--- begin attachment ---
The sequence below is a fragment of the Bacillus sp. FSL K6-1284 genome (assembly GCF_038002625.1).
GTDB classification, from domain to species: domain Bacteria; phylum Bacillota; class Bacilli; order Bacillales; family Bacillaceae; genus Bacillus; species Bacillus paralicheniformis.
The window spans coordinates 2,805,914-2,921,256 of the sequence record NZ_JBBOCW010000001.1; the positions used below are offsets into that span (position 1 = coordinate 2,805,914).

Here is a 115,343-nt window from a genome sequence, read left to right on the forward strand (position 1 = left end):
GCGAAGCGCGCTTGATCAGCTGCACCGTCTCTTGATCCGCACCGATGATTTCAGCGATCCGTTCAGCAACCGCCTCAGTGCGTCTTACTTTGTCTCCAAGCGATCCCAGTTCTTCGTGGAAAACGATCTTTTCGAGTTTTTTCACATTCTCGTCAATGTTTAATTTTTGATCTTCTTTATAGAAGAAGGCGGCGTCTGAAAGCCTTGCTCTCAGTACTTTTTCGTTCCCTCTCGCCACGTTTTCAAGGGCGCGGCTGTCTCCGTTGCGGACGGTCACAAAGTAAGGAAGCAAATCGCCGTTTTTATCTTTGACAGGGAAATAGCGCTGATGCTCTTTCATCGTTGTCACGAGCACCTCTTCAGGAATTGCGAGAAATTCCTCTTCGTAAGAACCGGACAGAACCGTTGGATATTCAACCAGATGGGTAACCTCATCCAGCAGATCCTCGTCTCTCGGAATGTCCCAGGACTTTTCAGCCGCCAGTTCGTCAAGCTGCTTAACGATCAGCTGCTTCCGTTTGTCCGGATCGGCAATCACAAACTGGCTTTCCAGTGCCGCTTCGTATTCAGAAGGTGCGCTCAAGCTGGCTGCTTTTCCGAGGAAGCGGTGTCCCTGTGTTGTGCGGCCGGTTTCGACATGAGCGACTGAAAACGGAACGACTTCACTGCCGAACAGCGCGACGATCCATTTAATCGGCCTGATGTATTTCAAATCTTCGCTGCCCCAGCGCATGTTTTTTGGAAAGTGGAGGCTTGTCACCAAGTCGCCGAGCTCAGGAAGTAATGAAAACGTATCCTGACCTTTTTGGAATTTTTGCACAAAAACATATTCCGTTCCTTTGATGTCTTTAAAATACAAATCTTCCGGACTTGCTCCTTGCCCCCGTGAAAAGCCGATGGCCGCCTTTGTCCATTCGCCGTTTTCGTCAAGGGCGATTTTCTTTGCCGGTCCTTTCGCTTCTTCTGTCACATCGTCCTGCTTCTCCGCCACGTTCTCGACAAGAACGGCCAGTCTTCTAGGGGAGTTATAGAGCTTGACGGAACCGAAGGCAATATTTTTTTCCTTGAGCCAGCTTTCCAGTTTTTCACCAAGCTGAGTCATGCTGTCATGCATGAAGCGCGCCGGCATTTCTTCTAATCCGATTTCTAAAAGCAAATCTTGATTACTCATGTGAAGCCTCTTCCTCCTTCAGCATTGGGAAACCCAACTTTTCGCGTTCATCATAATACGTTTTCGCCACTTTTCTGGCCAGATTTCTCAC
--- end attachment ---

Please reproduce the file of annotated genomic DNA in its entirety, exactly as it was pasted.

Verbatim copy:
The sequence below is a fragment of the Bacillus sp. FSL K6-1284 genome (assembly GCF_038002625.1).
GTDB classification, from domain to species: domain Bacteria; phylum Bacillota; class Bacilli; order Bacillales; family Bacillaceae; genus Bacillus; species Bacillus paralicheniformis.
The window spans coordinates 2,805,914-2,921,256 of the sequence record NZ_JBBOCW010000001.1; the positions used below are offsets into that span (position 1 = coordinate 2,805,914).

Here is a 115,343-nt window from a genome sequence, read left to right on the forward strand (position 1 = left end):
GCGAAGCGCGCTTGATCAGCTGCACCGTCTCTTGATCCGCACCGATGATTTCAGCGATCCGTTCAGCAACCGCCTCAGTGCGTCTTACTTTGTCTCCAAGCGATCCCAGTTCTTCGTGGAAAACGATCTTTTCGAGTTTTTTCACATTCTCGTCAATGTTTAATTTTTGATCTTCTTTATAGAAGAAGGCGGCGTCTGAAAGCCTTGCTCTCAGTACTTTTTCGTTCCCTCTCGCCACGTTTTCAAGGGCGCGGCTGTCTCCGTTGCGGACGGTCACAAAGTAAGGAAGCAAATCGCCGTTTTTATCTTTGACAGGGAAATAGCGCTGATGCTCTTTCATCGTTGTCACGAGCACCTCTTCAGGAATTGCGAGAAATTCCTCTTCGTAAGAACCGGACAGAACCGTTGGATATTCAACCAGATGGGTAACCTCATCCAGCAGATCCTCGTCTCTCGGAATGTCCCAGGACTTTTCAGCCGCCAGTTCGTCAAGCTGCTTAACGATCAGCTGCTTCCGTTTGTCCGGATCGGCAATCACAAACTGGCTTTCCAGTGCCGCTTCGTATTCAGAAGGTGCGCTCAAGCTGGCTGCTTTTCCGAGGAAGCGGTGTCCCTGTGTTGTGCGGCCGGTTTCGACATGAGCGACTGAAAACGGAACGACTTCACTGCCGAACAGCGCGACGATCCATTTAATCGGCCTGATGTATTTCAAATCTTCGCTGCCCCAGCGCATGTTTTTTGGAAAGTGGAGGCTTGTCACCAAGTCGCCGAGCTCAGGAAGTAATGAAAACGTATCCTGACCTTTTTGGAATTTTTGCACAAAAACATATTCCGTTCCTTTGATGTCTTTAAAATACAAATCTTCCGGACTTGCTCCTTGCCCCCGTGAAAAGCCGATGGCCGCCTTTGTCCATTCGCCGTTTTCGTCAAGGGCGATTTTCTTTGCCGGTCCTTTCGCTTCTTCTGTCACATCGTCCTGCTTCTCCGCCACGTTCTCGACAAGAACGGCCAGTCTTCTAGGGGAGTTATAGAGCTTGACGGAACCGAAGGCAATATTTTTTTCCTTGAGCCAGCTTTCCAGTTTTTCACCAAGCTGAGTCATGCTGTCATGCATGAAGCGCGCCGGCATTTCTTCTAATCCGATTTCTAAAAGCAAATCTTGATTACTCATGTGAAGCCTCTTCCTCCTTCAGCATTGGGAAACCCAACTTTTCGCGTTCATCATAATACGTTTTCGCCACTTTTCTGGCCAGATTTCTCAC